Listening recently to Alastair Campbell insisting that the government was focusing on the long term, I was forced to reflect that the BBC was becoming pretty good at that, too. As the victim of an early squeeze-out, I will have rather more sympathy than I have had in the past for those who suffer in the next government reshuffle. And perhaps all journalists should be forced, from time to time, to become the subjects of stories rather than just the retailers of them.
What has amazed me in the stories about my forthcoming early departure from the BBC, and my replacement by Andrew Marr, was that so many journalists could write so much without any attempt to contact their subject. The story made virtually all the Sunday and Monday papers. But on Sunday, when I was at home all day, only the Telegraph‘s Michael Smith and the Daily Mail‘s David Hughes sought to check anything with me. On the Saturday, Nicholas Hellen of the Sunday Times was the only writer to track me down and speak to me, having managed to wheedle my mobile number off a colleague on the pretext that Greg Dyke had resigned and he needed to speak to me urgently.
He did me one favour. I was at Lingfield Races for the Derby Trial and his call distracted me from putting on what would have been a losing bet. Sadly, the next call, from a commiserating colleague, robbed me of what would have been my only winner of the afternoon. But then, it wasn’t my week.
Hellen believed that there was a wicked conspiracy afoot: Downing Street getting their man in at my expense. When I dismissed that as rubbish, he did at least write a less bloodcurdling version. He took, and reported, my point that I was not in anybody’s camp. And if I could not be represented as some kind of Hagueite fellow-traveller, then the conspiracy theory lost much of its force.
I happen to belong to an old-fashioned school of journalism that believes in political reporters being as far as possible without opinions and subjugating any they have in the interest of that very old- fashioned word, fairness. That is why, as political editor (and, in those days, a columnist, too) of the Conservative- leaning Times, I made Neil Kinnock my Politician of the Year one Christmas. That is why, when most wishful-thinking newspapers were predicting John Major’s imminent downfall in his leadership election, I talked to many middle-of-the-road Tories who were rarely seen before a camera or quoted in a newspaper. I concluded, and told BBC viewers, that he would survive, as he did.
That is also why, in some recent years, I have been the only political editor at Liberal Democrat spring conferences – to ensure that their proceedings made it on air to compensate for other occasions when time constraints meant that the Lib Dems dropped off the end of political packages.
Politicians of all parties have known that I report without fear or favour. In my 14 years as political editor, first on the Times and then on the BBC, the complaint has never been one of bias.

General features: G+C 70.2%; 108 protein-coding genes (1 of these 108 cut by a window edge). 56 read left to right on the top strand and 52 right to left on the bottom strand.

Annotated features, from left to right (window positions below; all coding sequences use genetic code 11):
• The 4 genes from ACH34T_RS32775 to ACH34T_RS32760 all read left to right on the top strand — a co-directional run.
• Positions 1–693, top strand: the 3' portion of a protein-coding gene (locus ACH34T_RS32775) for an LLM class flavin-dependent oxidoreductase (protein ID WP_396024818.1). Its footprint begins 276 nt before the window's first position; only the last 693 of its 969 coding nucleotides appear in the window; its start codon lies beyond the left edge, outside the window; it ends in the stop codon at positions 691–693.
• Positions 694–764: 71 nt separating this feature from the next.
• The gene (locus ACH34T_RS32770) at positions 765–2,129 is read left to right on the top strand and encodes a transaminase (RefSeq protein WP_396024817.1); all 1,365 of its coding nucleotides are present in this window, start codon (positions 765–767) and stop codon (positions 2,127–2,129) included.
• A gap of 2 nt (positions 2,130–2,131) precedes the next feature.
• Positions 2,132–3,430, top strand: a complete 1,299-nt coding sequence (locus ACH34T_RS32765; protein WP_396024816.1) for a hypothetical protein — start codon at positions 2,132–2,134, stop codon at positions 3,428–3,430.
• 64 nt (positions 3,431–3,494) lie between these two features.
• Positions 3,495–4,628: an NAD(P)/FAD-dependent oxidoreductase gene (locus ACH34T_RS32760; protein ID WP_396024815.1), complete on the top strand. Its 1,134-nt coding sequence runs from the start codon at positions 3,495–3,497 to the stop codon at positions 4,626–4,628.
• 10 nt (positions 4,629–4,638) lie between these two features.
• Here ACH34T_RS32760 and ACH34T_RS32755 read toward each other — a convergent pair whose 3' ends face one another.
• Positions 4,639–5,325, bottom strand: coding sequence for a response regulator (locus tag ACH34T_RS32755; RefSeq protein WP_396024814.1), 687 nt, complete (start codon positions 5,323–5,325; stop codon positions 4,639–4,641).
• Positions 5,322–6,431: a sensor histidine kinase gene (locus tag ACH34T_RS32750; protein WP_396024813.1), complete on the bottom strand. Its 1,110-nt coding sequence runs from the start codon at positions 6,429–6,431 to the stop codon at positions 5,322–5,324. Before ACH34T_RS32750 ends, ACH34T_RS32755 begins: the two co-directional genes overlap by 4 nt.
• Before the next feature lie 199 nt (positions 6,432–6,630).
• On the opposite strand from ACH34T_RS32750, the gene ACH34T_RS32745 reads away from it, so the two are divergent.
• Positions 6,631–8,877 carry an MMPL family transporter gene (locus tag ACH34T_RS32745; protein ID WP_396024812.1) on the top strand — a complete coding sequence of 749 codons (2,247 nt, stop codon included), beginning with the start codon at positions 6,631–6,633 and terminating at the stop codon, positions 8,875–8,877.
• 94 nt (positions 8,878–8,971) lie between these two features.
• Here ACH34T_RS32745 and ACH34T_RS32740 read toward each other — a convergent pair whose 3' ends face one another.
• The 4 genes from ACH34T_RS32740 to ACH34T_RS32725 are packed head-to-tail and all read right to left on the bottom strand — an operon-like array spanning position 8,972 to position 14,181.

But if Hellen was prepared to accept that argument, then others were not. They needed conspiracy. They needed conflict. So Marr, as rational and open-minded a journalist as I know, had to be represented as a new Labour puppet in Tony Blair’s pocket. And, to complete the set, I had to be a closet Conservative.
After all, I have worked for the (Tory) Sunday Express, for the (Tory) Daily Mail and for the (more or less Tory) Times, so I must be a Conservative. And I write my racing column for the (very Tory) Spectator. (The New Statesman never asked.)
So, in the Sunday Telegraph I was “re-garded as privately having Conservative views”. Regarded, that is, by the author of the piece, Joe Murphy, given that no other evidence was adduced. But it was the Observer that produced the real professional foul. Kamal Ahmed wrote that Marr, “one of new Labour’s closest associates”, was to take over from Robin Oakley, “who is known to have Conservative sympathies” (my italics). Set in the context that it was, and with not a word of supporting evidence, the clear implication was that, for nearly eight years as the BBC’s supposedly impartial political editor, my reporting had been slanted in favour of one party.
That gave the Observer, and to a lesser extent some of the other newspapers, their row. But unfortunately for them, the Tories, with the exception of Lord Tebbit, refused to play ball, by making no particular fuss about Marr’s appointment.
There was another flaw in the “Downing Street gets Tory sympathiser dropped for their man” scenario. I have no problem with the new Labour government and new Labour has had no problem with me. Any journalist who doubts that has only to pick up the telephone and speak to Campbell to confirm it.
There have been spats, most recently over my interview with Tony Blair, at the Lisbon summit, about his paternity leave. But I have never had a single complaint from the government that I had displayed any bias. I get on as well with Campbell (a supreme professional with, thank God, a redeeming sense of humour) as with any previous occupant of his office. And if there really was any worry in Downing Street about my approach, would an allegedly media-obsessed government have waited so long to deal with it?
The truth is, I am afraid, that these days not all the spin-doctors are in the ranks of the government. Many Fleet Street papers are dominated by small groups of politically active figures. The careers of many newspaper journalists now depend less on fearlessly digging up new information, writing well and displaying good judgement than on their ability to select facts or fancies to fit the preordained theories of their superiors. The concept of a straight-down-the-middle reporter doing the job without engagement on either side of the argument is an alien concept to them. No wonder, sometimes, that our politicians moan about the treatment they get.
The writer is political editor of the BBC